Here’s a quote: “3.5 inch handset size is the ‘sweet spot’ for mobile phone design; big enough to produce detailed, legible graphics, but small enough to fit comfortably in the hand and pocket.” That was Steve Jobs speaking on his belief that consumers were not and should not be interested in a smartphone with a large display.
Here’s another quote: “7-inch tablets are tweeners: too big to compete with a smartphone and too small to compete with the iPad… the current crop of 7-inch tablets are going to be DOA — dead on arrival.” That was Steve Jobs, again.
Here are the two latest mobile devices unveiled by Apple: the 4-inch iPhone 5 and the 7.9-inch iPad Mini. You can spin that extra nine-tenths of an inch any way you want, but it’s still a tablet in the 7-inch class for all intents and purposes. So why the sudden change of heart, Apple? It would be easy to say that the shift is a clear sign of Apple moving away from Jobs’ ideals in the Tim Cook era, but that doesn’t tell the whole story. In fact, reports state that Jobs was heavily involved in hashing out the design of the iPhone 5 and it’s larger display size before his death.
Sure, the device remains in the arbitrarily determined size range of 3.5 to 4 inches, a size supposedly catered perfectly to operating a device with one hand (though a study from earlier in the year found that 4.5 inches was ideal), but the decision to bump up the iPhone’s size comes as an admission. The market is trending in a direction Apple had not anticipated, and now the company is playing catchup.
Those 7-inch tablets that Jobs labeled as dead on arrival? They have been quickly carving out a space for themselves, stealing market share from Apple’s iPad thanks to the low cost of slates like the Nexus 7 and the media ecosystem of Amazon’s Kindle Fire. Pay no attention to Tim Cook’s ridiculous claims that the iPad Mini “is not a compromised product like [other] 7-inch tablets.”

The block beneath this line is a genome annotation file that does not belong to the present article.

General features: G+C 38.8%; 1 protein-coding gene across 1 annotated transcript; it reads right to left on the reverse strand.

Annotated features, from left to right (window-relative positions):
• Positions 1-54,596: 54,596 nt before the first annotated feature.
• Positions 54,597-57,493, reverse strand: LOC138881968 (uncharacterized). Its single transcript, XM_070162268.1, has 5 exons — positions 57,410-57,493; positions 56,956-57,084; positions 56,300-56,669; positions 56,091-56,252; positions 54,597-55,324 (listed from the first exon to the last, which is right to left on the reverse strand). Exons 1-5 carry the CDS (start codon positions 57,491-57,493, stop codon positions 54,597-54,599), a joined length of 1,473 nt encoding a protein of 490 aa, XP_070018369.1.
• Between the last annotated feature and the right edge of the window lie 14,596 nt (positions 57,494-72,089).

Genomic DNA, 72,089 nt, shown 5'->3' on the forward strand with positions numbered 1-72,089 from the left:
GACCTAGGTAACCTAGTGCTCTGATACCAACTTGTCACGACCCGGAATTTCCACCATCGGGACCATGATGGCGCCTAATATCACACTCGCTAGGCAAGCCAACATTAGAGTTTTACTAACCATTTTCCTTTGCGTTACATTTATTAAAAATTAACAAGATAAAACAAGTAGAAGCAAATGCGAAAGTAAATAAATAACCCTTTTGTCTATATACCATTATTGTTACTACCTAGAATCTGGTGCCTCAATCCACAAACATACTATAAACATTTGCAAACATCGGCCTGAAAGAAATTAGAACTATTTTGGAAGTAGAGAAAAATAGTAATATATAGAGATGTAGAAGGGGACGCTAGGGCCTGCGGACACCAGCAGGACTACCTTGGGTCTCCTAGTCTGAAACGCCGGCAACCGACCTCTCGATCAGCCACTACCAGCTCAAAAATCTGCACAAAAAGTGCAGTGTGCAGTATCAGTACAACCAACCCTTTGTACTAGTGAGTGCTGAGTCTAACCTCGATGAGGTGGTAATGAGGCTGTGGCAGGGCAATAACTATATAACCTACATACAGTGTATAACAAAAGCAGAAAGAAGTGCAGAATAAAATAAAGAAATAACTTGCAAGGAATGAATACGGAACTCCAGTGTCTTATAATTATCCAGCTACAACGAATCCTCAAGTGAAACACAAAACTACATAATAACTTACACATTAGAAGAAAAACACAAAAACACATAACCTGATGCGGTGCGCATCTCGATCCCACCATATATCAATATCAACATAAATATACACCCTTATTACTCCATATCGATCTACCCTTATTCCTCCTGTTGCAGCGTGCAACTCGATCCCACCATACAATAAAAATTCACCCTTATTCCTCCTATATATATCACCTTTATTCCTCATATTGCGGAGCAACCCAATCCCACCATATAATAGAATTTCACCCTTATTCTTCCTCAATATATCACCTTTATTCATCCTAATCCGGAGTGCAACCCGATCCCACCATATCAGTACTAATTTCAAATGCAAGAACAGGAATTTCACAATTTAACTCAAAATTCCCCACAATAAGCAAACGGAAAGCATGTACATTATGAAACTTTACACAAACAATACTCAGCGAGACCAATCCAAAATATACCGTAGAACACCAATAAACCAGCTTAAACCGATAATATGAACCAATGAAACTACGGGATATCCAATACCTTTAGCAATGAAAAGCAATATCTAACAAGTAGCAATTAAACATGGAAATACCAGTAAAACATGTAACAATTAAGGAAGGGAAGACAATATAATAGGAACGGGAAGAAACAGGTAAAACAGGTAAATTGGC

Cook can backpedal however he likes, but do not believe for a second that Apple wanted to make the iPad Mini. They did not want to make a smaller tablet at a lower price, one that would continue to create an Android-esque fragmentation between devices based on screen size and pull sales away from the more expensive 10-inch iPad.
The iPad Mini is a direct response to 7-inch competitors, but despite claims that it is somehow a more complete experience, it still fails to challenge the Nexus 7 and Kindle Fire in one key area: price. Google and Amazon’s tablets retails for $199. The iPad Mini is priced at $329. Apple will likely sell plenty of iPad Minis based on the brand alone, but will it be enough?
The release of the iPad Mini feels almost like a defensive move on the part of Apple and along with the iPhone 5 signals a huge shift. Gone are the days when Apple’s products push the boundaries of innovation and set the standard for the market. Due to the companies stubborn refusal to stray from the one-size-fits-all approach of Steve Jobs, Apple is the caboose on the 7-inch money train while Google and Amazon are the engineers.